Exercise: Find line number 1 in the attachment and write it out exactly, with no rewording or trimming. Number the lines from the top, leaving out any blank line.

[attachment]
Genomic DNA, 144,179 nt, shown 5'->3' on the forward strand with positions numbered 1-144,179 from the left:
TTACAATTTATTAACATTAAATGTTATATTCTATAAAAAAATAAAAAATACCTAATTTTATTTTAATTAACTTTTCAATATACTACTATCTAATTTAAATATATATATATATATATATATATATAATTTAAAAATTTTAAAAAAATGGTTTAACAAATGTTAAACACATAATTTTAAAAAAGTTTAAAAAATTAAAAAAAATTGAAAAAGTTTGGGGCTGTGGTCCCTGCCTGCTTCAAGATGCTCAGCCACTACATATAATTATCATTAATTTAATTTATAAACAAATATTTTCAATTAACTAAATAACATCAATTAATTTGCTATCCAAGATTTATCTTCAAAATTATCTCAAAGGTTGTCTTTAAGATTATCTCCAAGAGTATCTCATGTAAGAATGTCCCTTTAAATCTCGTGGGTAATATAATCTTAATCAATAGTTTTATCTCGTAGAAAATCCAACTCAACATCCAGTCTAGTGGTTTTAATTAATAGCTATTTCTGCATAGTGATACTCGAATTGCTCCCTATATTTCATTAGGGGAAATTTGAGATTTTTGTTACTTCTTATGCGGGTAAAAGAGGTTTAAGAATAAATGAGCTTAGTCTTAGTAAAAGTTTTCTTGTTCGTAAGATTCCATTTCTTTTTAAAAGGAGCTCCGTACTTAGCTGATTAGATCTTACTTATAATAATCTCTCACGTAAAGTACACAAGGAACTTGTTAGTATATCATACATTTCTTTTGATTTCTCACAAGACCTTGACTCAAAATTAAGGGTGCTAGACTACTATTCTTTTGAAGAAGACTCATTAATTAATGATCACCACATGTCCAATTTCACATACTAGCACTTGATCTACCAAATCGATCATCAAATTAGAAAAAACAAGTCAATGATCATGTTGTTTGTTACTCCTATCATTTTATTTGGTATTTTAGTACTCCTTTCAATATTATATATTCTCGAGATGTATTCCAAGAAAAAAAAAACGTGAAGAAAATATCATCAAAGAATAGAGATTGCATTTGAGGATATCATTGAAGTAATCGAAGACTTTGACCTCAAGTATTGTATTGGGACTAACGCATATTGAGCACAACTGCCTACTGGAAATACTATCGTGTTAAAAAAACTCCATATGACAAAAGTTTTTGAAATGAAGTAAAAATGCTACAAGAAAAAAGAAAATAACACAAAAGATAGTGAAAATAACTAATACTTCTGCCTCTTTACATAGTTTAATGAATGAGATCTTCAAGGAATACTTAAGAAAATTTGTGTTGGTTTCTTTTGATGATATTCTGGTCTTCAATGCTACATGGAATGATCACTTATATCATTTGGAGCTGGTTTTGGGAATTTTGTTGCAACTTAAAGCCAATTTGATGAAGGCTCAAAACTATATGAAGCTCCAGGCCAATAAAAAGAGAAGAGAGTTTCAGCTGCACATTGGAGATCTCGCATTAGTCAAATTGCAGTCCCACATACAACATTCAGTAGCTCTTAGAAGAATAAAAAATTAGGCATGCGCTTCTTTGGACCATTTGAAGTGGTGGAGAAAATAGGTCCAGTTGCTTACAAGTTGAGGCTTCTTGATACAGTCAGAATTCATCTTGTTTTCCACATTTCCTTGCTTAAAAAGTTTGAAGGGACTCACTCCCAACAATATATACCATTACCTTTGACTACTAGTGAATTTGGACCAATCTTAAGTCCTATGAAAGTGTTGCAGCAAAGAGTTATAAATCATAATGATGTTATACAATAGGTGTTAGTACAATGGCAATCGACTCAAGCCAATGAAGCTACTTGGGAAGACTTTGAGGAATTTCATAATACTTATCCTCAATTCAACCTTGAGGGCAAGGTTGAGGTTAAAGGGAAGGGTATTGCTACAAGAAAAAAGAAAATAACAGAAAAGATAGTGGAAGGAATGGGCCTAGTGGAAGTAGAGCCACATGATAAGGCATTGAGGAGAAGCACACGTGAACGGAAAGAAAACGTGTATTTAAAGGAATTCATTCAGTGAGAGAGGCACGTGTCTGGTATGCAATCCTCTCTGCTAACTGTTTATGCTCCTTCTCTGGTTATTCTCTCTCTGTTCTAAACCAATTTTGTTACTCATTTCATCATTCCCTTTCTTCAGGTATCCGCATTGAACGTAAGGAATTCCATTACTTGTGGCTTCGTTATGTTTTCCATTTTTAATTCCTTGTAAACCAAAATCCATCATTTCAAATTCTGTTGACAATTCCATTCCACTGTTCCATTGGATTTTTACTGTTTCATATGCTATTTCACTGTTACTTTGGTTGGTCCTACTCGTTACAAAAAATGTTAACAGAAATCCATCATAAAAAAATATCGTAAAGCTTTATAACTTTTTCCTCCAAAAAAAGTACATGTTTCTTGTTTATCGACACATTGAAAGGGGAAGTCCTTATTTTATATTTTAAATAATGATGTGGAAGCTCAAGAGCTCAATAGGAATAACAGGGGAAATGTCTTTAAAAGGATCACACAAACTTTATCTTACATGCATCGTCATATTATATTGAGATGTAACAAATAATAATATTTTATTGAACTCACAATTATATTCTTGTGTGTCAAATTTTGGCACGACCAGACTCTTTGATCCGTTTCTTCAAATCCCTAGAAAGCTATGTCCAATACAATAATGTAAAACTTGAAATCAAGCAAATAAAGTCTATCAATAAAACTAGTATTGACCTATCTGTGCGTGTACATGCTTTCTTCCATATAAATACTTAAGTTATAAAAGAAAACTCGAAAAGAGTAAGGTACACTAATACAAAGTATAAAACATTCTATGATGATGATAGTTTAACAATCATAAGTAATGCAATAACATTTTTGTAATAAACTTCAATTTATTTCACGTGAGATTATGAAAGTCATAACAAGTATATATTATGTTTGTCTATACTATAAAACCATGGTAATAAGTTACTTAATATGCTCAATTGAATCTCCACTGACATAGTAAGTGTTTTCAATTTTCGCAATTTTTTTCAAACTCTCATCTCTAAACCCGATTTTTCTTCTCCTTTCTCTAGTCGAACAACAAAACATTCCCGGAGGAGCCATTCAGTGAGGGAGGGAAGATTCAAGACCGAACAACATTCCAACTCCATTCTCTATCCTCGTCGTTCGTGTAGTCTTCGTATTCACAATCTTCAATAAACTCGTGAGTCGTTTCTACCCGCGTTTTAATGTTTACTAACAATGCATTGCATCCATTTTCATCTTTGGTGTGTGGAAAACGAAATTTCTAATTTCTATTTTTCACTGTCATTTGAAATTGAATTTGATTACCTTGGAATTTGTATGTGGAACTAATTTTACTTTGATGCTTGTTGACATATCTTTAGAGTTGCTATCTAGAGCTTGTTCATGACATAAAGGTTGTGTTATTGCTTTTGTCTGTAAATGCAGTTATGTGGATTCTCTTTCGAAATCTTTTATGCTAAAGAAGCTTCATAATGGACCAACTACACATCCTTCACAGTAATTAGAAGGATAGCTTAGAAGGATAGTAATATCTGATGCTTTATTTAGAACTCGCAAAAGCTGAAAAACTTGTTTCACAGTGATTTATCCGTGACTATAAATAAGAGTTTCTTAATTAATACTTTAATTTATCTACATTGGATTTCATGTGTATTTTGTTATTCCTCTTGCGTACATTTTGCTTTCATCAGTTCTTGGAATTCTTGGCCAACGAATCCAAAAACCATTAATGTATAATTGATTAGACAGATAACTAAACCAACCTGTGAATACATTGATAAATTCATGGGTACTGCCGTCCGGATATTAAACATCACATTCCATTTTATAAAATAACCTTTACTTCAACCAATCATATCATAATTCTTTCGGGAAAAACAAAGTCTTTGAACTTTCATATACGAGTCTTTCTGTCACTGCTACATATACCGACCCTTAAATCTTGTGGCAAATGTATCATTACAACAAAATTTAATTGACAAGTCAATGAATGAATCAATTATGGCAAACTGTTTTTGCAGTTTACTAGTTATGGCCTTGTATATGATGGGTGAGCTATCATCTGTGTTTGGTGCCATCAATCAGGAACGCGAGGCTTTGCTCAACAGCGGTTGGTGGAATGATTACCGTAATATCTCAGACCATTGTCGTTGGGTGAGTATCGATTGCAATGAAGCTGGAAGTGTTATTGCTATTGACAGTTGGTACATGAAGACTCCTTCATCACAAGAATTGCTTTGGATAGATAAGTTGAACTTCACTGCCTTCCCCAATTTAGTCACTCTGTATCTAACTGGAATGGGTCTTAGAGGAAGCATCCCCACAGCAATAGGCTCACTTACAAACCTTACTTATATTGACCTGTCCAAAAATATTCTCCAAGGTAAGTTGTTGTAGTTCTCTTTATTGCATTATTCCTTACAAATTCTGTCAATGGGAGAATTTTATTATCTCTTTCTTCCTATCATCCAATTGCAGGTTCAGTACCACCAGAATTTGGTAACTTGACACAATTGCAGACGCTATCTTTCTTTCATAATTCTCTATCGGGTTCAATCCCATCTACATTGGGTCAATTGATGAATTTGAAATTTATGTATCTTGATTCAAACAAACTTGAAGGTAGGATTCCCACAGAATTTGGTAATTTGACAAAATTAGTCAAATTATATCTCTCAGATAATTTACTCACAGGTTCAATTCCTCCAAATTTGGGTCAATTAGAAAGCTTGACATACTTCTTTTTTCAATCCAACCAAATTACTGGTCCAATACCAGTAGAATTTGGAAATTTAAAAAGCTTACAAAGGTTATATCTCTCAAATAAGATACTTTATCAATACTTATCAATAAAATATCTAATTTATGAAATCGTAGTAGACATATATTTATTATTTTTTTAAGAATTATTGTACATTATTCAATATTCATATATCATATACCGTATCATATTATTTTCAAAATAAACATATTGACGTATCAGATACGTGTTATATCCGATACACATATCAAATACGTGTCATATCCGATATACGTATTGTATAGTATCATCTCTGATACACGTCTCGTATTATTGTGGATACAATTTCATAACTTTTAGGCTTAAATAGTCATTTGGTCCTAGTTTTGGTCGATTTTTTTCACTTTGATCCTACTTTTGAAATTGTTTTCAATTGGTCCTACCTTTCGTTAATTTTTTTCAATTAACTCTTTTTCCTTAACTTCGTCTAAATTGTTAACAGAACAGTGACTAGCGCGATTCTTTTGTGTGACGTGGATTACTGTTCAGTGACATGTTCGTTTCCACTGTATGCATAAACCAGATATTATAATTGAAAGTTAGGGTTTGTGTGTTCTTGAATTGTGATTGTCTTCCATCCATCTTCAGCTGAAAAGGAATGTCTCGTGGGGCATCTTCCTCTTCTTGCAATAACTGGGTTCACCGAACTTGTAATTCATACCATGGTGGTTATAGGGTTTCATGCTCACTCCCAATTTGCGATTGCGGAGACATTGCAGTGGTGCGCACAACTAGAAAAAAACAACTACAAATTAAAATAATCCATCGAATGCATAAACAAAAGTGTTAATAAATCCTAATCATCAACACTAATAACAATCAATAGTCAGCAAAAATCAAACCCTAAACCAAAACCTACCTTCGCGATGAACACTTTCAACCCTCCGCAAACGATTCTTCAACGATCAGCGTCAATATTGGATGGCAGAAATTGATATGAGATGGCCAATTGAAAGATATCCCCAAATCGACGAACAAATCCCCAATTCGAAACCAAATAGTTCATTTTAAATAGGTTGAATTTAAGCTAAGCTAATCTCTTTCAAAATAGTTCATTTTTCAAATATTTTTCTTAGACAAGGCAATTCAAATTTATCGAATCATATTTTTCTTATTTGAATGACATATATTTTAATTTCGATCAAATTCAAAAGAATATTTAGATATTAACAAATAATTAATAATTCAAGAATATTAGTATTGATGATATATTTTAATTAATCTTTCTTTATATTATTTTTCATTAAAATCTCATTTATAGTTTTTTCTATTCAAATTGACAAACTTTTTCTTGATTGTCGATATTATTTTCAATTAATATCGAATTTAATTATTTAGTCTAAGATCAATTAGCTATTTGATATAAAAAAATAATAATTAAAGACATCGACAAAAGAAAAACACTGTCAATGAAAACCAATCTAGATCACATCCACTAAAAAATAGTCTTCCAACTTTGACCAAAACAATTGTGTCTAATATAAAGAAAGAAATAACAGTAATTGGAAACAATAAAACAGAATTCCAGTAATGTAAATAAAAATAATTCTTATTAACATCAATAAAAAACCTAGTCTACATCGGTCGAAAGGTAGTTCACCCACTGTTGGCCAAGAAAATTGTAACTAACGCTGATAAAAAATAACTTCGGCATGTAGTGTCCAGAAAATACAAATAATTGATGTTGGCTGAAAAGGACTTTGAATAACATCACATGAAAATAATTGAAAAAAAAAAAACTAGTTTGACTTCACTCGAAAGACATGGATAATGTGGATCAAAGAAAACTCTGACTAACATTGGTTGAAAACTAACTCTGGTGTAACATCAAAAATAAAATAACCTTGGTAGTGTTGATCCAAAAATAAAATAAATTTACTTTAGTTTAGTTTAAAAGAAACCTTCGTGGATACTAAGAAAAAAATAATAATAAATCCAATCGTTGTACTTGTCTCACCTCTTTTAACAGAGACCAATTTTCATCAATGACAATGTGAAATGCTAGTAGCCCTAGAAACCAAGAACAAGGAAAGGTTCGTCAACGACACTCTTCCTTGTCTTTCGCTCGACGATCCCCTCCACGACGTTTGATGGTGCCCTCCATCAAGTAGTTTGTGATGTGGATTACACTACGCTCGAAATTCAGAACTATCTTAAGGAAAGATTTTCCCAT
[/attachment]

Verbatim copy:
Genomic DNA, 144,179 nt, shown 5'->3' on the forward strand with positions numbered 1-144,179 from the left: